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Welcome to Firstlinks Edition 330

The superannuation industry is its own worst enemy. The disagreements spill into the public domain and reduce confidence and trust in the system. Research released this week by Qantas Super shows only 60% of Australians (and worse, only 52% of those in the critical savings years of 40 to 49 years old) trust their super fund to act in their best interests. Confidence in having enough money in retirement languishes at an average score of 5.4 out of 10. Qantas Super CEO Michael Clancy said:

"The 2019 Melbourne Mercer Global Pensions Index has rated the Australian retirement system as the third best in the world so there is a disconnect between the performance of the industry and how members feel ... by better educating members on the improvements they've achieved and the relative strengths of the Australian super system, funds could improve their members' retirement confidence."

It's far more than the ongoing industry fund versus retail fund stoush. Six leading figures have weighed into the super debate again in recent days, including:

  • Finance Minister Mathias Cormann admitted people were sick of politicians "tinkering" with superannuation, and the Retirement Income Review "will not lead to any change". It will simply inform the public on how the super system operates.
  • Senator Jane Hume, Assistant Minister for Superannuation and Financial Services, said the superannuation system was "beleaguered by disengagement and opacity" and government has a moral obligation to make the system as efficient as possible.
  • Bill Kelty, the union executive credited for initiating the current super system, said former Treasurer Wayne Swan was a "miserable bastard" for only increasing the super guarantee (SG) by 0.5% during the Rudd-Gillard years. Kelty and Paul Keating would "go to their grave" fighting for the 12% SG.

  • Innes Willox, CEO of the Australian Industry Group, said the legislated 2.5% increase in SG to 12% needed to be weighed up against the cost to business before implementation.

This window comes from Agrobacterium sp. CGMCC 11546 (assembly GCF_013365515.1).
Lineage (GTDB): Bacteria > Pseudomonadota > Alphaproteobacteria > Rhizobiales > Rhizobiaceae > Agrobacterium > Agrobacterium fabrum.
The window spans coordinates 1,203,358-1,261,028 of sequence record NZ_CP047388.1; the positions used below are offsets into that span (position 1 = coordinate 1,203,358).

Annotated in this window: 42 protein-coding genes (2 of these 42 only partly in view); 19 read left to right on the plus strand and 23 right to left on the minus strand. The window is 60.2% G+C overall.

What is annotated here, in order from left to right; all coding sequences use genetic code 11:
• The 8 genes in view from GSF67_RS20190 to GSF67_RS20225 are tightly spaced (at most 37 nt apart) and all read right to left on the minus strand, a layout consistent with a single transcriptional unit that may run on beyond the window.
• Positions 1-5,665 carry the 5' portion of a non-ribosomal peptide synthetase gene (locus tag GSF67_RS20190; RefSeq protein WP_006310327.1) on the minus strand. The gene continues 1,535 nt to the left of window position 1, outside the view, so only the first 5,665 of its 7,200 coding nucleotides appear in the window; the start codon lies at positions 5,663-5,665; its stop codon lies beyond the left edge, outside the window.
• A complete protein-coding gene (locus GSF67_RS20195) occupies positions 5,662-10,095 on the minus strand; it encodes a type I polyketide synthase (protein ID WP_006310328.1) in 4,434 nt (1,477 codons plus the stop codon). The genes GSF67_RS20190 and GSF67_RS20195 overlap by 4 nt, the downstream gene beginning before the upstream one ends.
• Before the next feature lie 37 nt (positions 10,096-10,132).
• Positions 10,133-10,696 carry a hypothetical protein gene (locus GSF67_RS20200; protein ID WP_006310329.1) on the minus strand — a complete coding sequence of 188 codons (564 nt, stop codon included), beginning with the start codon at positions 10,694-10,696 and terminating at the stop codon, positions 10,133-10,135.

• Paul Keating said, "Willox is kidding us ... Superannuation has revolutionised Australia. It is the greatest reform to capital markets in the history of the country. Only a government of indecipherable recklessness would upend or damage such a system."

  • Former Treasurer Peter Costello told a Citibank Conference that compulsory superannuation had failed because "there was not a lot of thought given to how it would be managed once it was in these funds and how it would come out ... We realise that fees were extraordinarily high, some of the products were no good, and at the end of all this, when you get your entitlement, there's still this huge gap as to 'what do I do now?'"

With such strong positions and vested interests, it's difficult to have an informed debate. An example is the Government ruling out the Retirement Income Review considering the exclusion of homes from the age pension assets test. A reader explains why it is inequitable, and Anthony Asher shows how it might work. To give your view, take our quick one-question poll on this sensitive policy change.

Also in this week's edition ...

Carol Geremia is President of a wealth management business managing US$450 billion worldwide, and in our popular Interview Series, she explains what she sees as the biggest misalignments in the industry. This week's White Paper follows a two-year study on how her business decided to change the way it reports performance.

Australian investors increasingly accept the need to find assets overseas, and Joe Magyer shows how a domestic focus leads to a portfolio concentrated in less-attractive sectors.

It's a question every person either in or facing retirement asks, and while there's no one correct answer, Graeme Colley asks how much superannuation you might need. On a related subject, Craig Racine describes three issues he is hoping the Retirement Income Review will address to improve retiree understanding of the risks they are taking.

CBA shareholders and holders of hybrids should all have received an offer to invest in the newest hybrid, with a deadline to accept of 8 November 2019. Adam Fleck and Shaun Ler offer their views, plus they check the maturities and relative merits of other hybrids.

The exciting potential of 5G technology will soon capture us all, and John Malloy looks at the investment opportunities and the markets where opportunities are underappreciated.

And Jonathan Rochford gives his monthly update on the sometimes quirky, revealing and unusual media links you may otherwise miss.

Don't forget our quick poll on including homes in the age pension assets test.

 

Graham Hand, Managing Editor

For a PDF version of this week’s newsletter articles, click here.

 


 

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